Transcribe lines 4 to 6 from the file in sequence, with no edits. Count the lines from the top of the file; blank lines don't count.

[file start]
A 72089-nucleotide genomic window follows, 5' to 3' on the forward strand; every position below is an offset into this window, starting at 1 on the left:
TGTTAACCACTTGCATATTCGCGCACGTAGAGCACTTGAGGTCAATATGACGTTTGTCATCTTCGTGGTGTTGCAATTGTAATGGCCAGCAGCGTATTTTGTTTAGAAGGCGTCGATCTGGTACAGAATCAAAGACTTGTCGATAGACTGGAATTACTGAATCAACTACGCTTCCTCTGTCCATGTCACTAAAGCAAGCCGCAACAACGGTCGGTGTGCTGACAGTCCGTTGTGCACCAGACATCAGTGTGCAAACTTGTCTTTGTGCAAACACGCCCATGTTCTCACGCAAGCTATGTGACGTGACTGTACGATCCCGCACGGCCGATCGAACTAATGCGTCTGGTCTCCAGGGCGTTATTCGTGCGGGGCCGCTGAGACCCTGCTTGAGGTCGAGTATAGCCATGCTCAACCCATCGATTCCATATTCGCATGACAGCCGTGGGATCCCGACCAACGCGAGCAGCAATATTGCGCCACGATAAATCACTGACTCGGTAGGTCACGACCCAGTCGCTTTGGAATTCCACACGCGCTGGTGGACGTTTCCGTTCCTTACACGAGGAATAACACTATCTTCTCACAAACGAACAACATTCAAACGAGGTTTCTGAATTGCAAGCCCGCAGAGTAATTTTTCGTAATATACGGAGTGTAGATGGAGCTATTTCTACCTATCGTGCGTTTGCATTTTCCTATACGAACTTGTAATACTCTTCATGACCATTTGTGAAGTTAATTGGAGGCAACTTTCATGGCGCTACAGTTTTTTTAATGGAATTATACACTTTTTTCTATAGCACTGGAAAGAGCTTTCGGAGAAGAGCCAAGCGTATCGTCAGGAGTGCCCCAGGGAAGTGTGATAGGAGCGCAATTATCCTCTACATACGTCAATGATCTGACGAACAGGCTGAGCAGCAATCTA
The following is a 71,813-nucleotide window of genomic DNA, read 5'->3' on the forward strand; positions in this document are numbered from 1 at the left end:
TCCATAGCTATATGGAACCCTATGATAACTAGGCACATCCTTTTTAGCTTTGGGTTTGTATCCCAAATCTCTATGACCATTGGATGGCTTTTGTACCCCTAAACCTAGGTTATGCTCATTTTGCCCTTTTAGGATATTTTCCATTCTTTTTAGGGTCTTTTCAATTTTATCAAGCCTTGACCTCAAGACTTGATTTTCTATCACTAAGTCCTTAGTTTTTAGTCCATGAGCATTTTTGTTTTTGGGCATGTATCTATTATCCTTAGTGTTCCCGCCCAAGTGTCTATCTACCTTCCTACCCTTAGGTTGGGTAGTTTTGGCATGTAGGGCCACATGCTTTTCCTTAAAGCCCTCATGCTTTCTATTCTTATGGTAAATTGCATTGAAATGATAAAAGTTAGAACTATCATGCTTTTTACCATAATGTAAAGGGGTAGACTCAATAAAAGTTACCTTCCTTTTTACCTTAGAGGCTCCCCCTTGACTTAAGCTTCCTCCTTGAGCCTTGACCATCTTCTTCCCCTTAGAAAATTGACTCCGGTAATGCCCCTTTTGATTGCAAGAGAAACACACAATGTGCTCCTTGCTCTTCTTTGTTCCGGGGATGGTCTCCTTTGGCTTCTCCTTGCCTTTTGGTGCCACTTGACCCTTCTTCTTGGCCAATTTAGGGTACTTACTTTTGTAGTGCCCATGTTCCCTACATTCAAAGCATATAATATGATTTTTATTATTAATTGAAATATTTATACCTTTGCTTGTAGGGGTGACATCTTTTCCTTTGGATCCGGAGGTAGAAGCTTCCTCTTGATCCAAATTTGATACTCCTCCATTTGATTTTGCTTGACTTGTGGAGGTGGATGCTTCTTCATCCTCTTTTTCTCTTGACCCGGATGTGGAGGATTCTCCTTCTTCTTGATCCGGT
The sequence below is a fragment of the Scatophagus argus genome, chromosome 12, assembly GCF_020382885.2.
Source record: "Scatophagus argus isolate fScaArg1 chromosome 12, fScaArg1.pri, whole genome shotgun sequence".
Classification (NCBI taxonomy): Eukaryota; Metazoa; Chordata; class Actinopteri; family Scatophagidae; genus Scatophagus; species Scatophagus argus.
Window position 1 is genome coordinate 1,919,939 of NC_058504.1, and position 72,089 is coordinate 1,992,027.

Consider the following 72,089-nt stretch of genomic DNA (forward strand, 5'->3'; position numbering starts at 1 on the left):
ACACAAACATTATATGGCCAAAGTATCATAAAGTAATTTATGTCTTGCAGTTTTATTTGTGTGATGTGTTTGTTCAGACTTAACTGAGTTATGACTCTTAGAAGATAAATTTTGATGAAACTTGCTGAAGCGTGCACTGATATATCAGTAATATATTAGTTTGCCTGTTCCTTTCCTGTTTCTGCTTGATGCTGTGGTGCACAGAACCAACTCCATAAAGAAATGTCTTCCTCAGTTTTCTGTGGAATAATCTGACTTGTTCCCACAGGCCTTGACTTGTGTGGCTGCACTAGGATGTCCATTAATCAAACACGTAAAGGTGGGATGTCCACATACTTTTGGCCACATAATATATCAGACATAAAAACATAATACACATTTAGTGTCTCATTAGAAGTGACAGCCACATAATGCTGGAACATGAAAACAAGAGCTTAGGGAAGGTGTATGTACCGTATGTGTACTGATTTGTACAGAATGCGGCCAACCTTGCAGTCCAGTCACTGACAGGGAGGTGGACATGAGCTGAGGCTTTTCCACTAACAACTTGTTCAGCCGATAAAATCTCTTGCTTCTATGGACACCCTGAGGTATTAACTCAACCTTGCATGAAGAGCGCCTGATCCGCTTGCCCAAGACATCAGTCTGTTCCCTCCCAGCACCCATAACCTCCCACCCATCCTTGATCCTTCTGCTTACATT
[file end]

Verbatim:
TCCATAGCTATATGGAACCCTATGATAACTAGGCACATCCTTTTTAGCTTTGGGTTTGTATCCCAAATCTCTATGACCATTGGATGGCTTTTGTACCCCTAAACCTAGGTTATGCTCATTTTGCCCTTTTAGGATATTTTCCATTCTTTTTAGGGTCTTTTCAATTTTATCAAGCCTTGACCTCAAGACTTGATTTTCTATCACTAAGTCCTTAGTTTTTAGTCCATGAGCATTTTTGTTTTTGGGCATGTATCTATTATCCTTAGTGTTCCCGCCCAAGTGTCTATCTACCTTCCTACCCTTAGGTTGGGTAGTTTTGGCATGTAGGGCCACATGCTTTTCCTTAAAGCCCTCATGCTTTCTATTCTTATGGTAAATTGCATTGAAATGATAAAAGTTAGAACTATCATGCTTTTTACCATAATGTAAAGGGGTAGACTCAATAAAAGTTACCTTCCTTTTTACCTTAGAGGCTCCCCCTTGACTTAAGCTTCCTCCTTGAGCCTTGACCATCTTCTTCCCCTTAGAAAATTGACTCCGGTAATGCCCCTTTTGATTGCAAGAGAAACACACAATGTGCTCCTTGCTCTTCTTTGTTCCGGGGATGGTCTCCTTTGGCTTCTCCTTGCCTTTTGGTGCCACTTGACCCTTCTTCTTGGCCAATTTAGGGTACTTACTTTTGTAGTGCCCATGTTCCCTACATTCAAAGCATATAATATGATTTTTATTATTAATTGAAATATTTATACCTTTGCTTGTAGGGGTGACATCTTTTCCTTTGGATCCGGAGGTAGAAGCTTCCTCTTGATCCAAATTTGATACTCCTCCATTTGATTTTGCTTGACTTGTGGAGGTGGATGCTTCTTCATCCTCTTTTTCTCTTGACCCGGATGTGGAGGATTCTCCTTCTTCTTGATCCGGT
The sequence below is a fragment of the Scatophagus argus genome, chromosome 12, assembly GCF_020382885.2.
Source record: "Scatophagus argus isolate fScaArg1 chromosome 12, fScaArg1.pri, whole genome shotgun sequence".